Finally, we checked miR-125b regulation of protein expression in a subset of p53 network targets for which reliable Western blotting was possible. miR-125b significantly downregulated the protein levels of human BAK1, PPP1CA, TP53INP1, PPP2CA, CDC25C, and TP53 in SH-SY5Y neuroblastoma cells (Figure 4F). In mouse N2A neuroblastoma cells, miR-125b significantly downregulated mouse BAK1, PPP1CA, PUMA, and ITCH protein (Figure 4G).
miR-125b regulation of the p53 network, but not individual miRNA-target pairs, is conserved
Our results reveal that miR-125b regulation of the p53 network is conserved at the network-level over the course of vertebrate evolution, but individual miRNA-target pairs are evolving rapidly. To summarize our results, our list of predicted miR-125b targets in the p53 network (Table S1) was filtered and reclassified according to the results of the screen and validation assays (Figure 5). From the GOF/LOF screen we were able to identify mRNAs perturbed by miR-125b. However these results did not discriminate between direct or indirect targets. To supplement these experiments the pull-down assay was used to uncover mRNAs physically associated with miR-125b. Of note, the pull-down might not identify mRNA targets that are rapidly degraded, and as such the luciferase reporter assay can complement its shortcomings. Taken together the three assays provide a powerful means to identify direct miR-125b targets. In order to minimize false positives, we counted the number of assays for which each gene target was positive, and gene targets that failed to pass at least 2 assays in at least one vertebrate species were filtered out. Predicted targets that passed 3 assays (red), 2 assays (orange), 1 assay (yellow), or predicted targets that failed all assays but whose orthologues in other species passed 3 assays of direct regulation by miR-125b (pink), were colored as indicated (Figure 5). Using our conservative estimate of miR-125b targets in the p53 network, we found that in all three vertebrates we examined – humans, mice and zebrafish – miR-125b regulates multiple p53 network genes. This shows that miR-125b regulation of the p53 network is conserved at least at the network level. However very few individual gene targets of miR-125b in the p53 network were conserved across all three vertebrates (Figure 5; Figure 6A-6C). Instead, conserved miR-125b regulation of the p53 network appears to occur through evolving miRNA-target pairs in the three vertebrates – zebrafish (Figure 6A), mouse (Figure 6B), and humans (Figure 6C). In general, we observe miR-125b regulating 2 general classes of genes in the p53 network: (i) apoptosis regulators like Bak1, Igfbp3, Itch, Puma, Prkra, Tp53inp1, Tp53, and Zac1, and (ii) cell-cycle regulators like cyclin C, Cdc25c, Cdkn2c, Edn1, Ppp1ca, and Sel1l.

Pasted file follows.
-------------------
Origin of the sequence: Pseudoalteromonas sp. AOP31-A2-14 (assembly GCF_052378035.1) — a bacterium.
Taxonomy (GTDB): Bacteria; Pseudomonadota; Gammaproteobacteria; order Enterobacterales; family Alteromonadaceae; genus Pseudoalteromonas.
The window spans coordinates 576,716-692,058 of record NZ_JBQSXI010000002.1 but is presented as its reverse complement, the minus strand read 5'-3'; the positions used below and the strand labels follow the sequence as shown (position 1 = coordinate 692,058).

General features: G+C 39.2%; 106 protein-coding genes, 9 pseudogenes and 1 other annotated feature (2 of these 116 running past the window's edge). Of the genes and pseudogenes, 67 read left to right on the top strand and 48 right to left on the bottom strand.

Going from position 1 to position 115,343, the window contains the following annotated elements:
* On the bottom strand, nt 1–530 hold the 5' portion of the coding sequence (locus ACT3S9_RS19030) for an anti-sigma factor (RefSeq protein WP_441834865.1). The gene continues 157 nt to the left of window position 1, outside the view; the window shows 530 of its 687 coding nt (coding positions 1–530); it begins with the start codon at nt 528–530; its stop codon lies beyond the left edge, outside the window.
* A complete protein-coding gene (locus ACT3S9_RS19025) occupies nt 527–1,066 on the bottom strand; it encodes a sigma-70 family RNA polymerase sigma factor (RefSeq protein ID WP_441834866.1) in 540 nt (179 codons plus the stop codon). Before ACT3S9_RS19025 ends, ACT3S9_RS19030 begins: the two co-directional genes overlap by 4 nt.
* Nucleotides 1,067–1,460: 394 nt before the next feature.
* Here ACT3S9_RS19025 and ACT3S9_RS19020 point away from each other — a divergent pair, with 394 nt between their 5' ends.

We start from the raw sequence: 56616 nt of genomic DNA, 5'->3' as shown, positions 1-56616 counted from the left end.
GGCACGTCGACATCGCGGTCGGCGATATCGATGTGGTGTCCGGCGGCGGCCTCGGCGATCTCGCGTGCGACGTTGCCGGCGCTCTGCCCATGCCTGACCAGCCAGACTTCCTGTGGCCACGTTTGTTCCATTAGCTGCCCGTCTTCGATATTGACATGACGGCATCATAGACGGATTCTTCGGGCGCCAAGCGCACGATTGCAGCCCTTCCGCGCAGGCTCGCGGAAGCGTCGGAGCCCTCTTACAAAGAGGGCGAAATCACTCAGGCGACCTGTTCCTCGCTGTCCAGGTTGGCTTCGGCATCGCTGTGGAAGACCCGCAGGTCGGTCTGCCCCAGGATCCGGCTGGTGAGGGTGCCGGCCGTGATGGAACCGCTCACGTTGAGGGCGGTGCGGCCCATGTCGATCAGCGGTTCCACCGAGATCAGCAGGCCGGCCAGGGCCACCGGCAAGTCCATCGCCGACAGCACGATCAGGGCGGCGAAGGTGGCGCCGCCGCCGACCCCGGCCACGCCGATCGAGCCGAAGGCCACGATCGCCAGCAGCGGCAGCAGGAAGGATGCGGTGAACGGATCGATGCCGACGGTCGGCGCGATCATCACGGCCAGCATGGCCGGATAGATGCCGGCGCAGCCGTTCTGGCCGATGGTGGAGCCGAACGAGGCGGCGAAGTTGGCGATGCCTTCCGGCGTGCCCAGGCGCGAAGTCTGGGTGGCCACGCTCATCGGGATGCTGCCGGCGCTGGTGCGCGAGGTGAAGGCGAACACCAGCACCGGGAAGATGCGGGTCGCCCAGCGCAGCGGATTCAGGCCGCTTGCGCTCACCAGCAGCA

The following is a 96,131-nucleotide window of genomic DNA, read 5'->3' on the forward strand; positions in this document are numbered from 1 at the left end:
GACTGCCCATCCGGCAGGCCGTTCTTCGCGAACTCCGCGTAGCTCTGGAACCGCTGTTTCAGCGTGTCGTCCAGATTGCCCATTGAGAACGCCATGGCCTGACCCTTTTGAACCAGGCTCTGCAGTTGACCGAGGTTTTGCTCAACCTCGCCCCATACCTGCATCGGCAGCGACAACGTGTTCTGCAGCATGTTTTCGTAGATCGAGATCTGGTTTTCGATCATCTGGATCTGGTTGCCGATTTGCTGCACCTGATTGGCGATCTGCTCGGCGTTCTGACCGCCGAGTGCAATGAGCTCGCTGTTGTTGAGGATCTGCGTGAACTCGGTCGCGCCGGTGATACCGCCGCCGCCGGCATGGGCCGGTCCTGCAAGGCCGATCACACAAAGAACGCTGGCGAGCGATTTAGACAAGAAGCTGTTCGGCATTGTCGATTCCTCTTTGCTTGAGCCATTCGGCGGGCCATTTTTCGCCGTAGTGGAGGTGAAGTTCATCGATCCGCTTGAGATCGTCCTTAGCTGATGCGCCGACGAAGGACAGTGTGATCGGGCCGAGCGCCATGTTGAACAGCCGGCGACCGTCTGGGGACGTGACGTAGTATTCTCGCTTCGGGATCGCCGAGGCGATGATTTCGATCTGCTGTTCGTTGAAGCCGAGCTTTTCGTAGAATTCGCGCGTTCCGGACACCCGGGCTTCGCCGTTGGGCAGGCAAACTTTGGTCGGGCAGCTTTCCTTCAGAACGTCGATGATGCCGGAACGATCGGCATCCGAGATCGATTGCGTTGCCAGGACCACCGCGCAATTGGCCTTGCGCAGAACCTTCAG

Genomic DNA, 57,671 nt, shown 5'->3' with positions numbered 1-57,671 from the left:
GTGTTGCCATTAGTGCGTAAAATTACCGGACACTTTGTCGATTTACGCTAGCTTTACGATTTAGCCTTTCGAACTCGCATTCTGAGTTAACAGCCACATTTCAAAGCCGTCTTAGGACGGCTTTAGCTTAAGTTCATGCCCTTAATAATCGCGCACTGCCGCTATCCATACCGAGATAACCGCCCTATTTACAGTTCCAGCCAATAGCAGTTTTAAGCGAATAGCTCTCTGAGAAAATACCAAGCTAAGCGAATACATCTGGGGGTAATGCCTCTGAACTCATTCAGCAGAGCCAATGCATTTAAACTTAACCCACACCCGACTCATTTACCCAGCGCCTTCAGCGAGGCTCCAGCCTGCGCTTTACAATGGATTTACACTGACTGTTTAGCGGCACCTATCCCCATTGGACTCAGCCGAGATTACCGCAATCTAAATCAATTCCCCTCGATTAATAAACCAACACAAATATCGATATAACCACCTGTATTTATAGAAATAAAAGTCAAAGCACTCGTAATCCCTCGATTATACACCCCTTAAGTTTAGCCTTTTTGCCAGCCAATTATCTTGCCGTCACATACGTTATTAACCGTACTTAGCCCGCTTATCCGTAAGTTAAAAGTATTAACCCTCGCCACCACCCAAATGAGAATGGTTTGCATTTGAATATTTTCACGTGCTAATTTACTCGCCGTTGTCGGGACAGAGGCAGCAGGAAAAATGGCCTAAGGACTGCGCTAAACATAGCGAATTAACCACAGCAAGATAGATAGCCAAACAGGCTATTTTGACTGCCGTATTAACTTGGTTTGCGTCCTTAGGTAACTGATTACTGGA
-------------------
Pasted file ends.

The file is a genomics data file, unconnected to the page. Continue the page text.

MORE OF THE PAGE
Only targets that passed ≥ 2 validation assays, in at least one species, are shown. Red: predicted targets validated by 3 assays; Orange: predicted targets validated by 2 assays; Yellow: predicted targets validated by 1 assay; Pink: predicted targets not validated by any assay, but validated by 3 assays in another species.